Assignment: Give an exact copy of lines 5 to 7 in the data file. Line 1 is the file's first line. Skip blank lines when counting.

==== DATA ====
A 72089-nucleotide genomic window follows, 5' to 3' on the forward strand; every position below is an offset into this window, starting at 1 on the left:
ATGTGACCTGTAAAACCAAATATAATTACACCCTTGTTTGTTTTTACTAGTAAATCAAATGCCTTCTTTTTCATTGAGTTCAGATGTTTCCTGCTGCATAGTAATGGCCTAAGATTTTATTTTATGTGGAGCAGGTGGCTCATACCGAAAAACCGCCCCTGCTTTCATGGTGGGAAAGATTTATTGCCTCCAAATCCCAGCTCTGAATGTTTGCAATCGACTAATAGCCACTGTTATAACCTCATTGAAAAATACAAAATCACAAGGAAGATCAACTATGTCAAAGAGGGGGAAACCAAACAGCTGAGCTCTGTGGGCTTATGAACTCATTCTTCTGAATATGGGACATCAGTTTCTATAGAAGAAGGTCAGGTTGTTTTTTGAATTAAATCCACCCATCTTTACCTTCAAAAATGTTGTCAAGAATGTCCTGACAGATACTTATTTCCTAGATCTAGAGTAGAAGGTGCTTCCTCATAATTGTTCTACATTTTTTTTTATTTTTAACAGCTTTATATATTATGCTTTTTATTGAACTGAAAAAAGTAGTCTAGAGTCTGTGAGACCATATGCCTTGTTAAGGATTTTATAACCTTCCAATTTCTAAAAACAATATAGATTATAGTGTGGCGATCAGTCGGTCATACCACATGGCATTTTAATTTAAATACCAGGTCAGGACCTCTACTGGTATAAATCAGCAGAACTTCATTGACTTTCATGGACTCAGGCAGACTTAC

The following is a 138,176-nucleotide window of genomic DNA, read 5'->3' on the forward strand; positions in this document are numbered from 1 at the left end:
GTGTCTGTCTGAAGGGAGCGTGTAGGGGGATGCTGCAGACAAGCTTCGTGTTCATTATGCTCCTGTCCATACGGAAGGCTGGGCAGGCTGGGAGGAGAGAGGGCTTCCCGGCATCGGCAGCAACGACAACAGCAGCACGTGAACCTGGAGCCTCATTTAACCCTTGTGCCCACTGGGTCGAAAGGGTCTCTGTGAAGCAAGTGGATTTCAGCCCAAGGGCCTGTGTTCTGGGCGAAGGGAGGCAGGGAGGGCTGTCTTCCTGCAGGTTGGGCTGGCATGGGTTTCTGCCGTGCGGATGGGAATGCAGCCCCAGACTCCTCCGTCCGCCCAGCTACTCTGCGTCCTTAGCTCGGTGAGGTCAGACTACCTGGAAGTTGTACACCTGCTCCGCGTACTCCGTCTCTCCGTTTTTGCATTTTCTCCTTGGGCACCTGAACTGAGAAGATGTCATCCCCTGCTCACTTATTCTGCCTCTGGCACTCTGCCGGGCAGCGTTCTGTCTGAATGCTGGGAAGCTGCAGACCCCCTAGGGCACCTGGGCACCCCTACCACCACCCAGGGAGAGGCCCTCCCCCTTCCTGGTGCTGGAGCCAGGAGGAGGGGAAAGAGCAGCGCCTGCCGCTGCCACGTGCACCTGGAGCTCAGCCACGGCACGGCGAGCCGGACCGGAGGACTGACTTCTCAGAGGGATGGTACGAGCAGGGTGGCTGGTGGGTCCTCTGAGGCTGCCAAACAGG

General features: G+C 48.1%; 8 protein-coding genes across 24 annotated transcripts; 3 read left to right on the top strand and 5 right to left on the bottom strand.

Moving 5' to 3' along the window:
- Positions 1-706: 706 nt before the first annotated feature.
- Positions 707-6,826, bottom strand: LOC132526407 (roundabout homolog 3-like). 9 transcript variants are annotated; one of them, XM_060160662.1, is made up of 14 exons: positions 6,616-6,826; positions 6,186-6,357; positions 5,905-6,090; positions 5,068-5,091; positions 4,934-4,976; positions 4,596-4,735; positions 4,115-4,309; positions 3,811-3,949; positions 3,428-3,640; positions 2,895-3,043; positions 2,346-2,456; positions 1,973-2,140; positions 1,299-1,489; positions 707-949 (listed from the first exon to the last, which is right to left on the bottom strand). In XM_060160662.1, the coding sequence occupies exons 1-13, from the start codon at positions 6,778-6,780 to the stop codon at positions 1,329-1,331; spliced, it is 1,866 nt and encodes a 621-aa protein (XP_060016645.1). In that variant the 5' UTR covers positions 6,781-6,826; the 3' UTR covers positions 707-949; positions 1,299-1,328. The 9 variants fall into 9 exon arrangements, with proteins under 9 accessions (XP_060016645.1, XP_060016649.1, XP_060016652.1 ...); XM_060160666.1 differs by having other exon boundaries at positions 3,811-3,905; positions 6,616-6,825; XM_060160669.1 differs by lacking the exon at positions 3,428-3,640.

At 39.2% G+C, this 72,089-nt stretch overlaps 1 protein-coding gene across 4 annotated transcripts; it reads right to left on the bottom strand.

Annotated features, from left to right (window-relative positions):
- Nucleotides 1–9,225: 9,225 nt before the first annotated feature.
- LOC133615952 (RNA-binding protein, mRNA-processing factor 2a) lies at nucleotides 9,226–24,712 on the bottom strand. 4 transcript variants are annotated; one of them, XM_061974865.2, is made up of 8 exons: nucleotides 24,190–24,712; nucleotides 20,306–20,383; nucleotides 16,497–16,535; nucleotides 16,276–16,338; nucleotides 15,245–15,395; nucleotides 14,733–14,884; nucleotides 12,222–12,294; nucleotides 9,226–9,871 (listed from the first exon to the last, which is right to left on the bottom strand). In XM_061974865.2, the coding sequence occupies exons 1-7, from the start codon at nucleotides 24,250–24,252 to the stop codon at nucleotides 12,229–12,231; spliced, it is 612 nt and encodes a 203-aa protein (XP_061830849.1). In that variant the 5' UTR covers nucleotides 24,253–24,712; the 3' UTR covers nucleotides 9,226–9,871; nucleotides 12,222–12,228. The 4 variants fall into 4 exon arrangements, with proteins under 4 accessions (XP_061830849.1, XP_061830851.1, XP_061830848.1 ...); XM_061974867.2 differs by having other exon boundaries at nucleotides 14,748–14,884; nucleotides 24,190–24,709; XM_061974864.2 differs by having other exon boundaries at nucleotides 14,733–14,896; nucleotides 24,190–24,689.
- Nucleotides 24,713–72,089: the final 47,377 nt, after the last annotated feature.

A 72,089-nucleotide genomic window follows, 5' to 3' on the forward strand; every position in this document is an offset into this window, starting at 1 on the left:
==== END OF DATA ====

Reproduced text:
General features: G+C 48.1%; 8 protein-coding genes across 24 annotated transcripts; 3 read left to right on the top strand and 5 right to left on the bottom strand.

Moving 5' to 3' along the window:
- Positions 1-706: 706 nt before the first annotated feature.